The Spanish state and the church in the New World

The reports on the church in the New World and the analysis of Bourbon ministers provide us with an unremittingly hostile critique of the physicality and emotionalism of the colonial religious experience, of the morality of conventual life, and of the excessive numbers and weakpreparation of diocesan priests. While one can find these elements in official attitudes much earlier, what makes the Bourbon period distinctive is that in the 1750s royal support shifted sufficiently to permit officials to influence policy towards religion and the church. To paraphrase the pithy comment of one historian, reforming ministers were given leave to make the Indies a laboratory for liberal social reform.1 As part of this effort, officials attempted to replace Baroque religious ceremonies with a more sedate set of religious performances and substitute a more rational and private religious foundation for what reformers considered pious nonsense in individual beliefs. In the interest of efficiency, the reformers also sought to reduce the number of clergy, end their independence from the direct control of the state, and change their role from that of collaborators in royal administration to that of salaried spiritual advisors.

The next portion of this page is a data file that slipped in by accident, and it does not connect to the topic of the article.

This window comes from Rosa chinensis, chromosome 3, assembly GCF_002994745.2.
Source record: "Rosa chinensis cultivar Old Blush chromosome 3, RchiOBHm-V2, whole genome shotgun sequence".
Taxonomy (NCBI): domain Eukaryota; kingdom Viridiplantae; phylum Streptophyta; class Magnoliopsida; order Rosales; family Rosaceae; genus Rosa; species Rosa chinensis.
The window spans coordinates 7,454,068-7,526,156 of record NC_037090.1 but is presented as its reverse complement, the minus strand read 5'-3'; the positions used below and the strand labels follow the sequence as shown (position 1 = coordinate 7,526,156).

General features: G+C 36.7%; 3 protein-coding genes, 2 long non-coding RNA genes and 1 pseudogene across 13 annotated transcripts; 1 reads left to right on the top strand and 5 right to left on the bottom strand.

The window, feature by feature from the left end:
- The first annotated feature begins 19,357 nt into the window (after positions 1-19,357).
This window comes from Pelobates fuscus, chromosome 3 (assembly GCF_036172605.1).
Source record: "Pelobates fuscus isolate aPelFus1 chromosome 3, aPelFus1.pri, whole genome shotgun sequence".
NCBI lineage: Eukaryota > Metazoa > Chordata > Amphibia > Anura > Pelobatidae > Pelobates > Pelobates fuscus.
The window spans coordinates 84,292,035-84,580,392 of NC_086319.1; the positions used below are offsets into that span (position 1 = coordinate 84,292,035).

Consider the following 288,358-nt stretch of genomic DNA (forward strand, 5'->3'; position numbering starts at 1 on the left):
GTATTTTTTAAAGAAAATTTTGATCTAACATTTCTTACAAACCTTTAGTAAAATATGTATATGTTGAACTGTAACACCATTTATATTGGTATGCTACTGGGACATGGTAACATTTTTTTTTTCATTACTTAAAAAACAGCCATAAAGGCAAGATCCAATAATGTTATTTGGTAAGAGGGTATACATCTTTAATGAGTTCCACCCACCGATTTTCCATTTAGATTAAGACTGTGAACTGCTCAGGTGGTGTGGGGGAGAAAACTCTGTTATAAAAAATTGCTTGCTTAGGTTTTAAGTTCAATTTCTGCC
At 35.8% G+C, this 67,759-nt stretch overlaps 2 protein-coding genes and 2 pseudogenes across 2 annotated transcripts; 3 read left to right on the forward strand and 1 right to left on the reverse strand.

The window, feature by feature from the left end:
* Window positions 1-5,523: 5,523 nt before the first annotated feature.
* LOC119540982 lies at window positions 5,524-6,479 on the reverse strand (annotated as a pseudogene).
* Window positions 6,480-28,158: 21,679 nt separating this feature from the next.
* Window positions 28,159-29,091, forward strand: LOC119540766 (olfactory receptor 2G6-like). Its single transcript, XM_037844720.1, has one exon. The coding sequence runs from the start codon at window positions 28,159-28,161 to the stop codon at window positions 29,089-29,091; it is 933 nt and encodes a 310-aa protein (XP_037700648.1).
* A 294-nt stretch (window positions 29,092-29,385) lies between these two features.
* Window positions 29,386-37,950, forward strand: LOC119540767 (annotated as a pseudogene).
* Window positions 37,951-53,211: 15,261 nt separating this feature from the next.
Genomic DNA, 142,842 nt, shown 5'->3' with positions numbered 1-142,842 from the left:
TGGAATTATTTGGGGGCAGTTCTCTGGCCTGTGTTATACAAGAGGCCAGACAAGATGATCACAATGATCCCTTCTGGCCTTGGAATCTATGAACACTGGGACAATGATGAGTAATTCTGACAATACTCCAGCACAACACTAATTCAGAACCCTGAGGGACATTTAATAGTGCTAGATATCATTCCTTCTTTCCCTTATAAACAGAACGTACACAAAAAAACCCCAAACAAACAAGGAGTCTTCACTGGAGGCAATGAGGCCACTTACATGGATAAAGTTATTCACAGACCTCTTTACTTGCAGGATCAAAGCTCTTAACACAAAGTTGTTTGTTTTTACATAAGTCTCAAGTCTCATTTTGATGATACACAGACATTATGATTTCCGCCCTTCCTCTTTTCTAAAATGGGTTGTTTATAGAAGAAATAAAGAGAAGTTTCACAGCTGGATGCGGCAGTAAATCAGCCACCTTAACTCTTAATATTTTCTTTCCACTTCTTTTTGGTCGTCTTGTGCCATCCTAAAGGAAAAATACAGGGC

The irony of the period is not that the Spanish reformers accomplished so much, but that they accomplished so little that was permanent. The only result oftheir attempts to suppress Baroque practices was to create a climate of hostility and a gulf between the culture of the educated elites and the mass of the population that would help bring about major difficulties in the nineteenth century. With regard to the institutional life of the church, in only two areas did crown policy have profound consequences: in the economic relationship between the church and the laity, and in the role of the regular orders in the life of the church. Bourbon policy also deeply affected the status of diocesan priests and, although the institutional changes were minimal, alienated this very important support of the crown.

The most important structural change resulting from Bourbon policy was its impact on the economic position of the church. Because of the prevailing piety, pious bequests and donations to support charitable activities and religious services had accumulated between the sixteenth and eighteenth centuries, allowing church institutions to amass substantial endowments. Unlike the situation in Spain, however, the mass of these funds had not been used to purchase land but consisted rather of liens on urban and rural property (called censos perpetuos because they had no fixed term for repayment) and cash that was loaned at interest (through a mechanism called depĆ³sitos irregulares). When the income from this liquid capital was combined with the regular revenues

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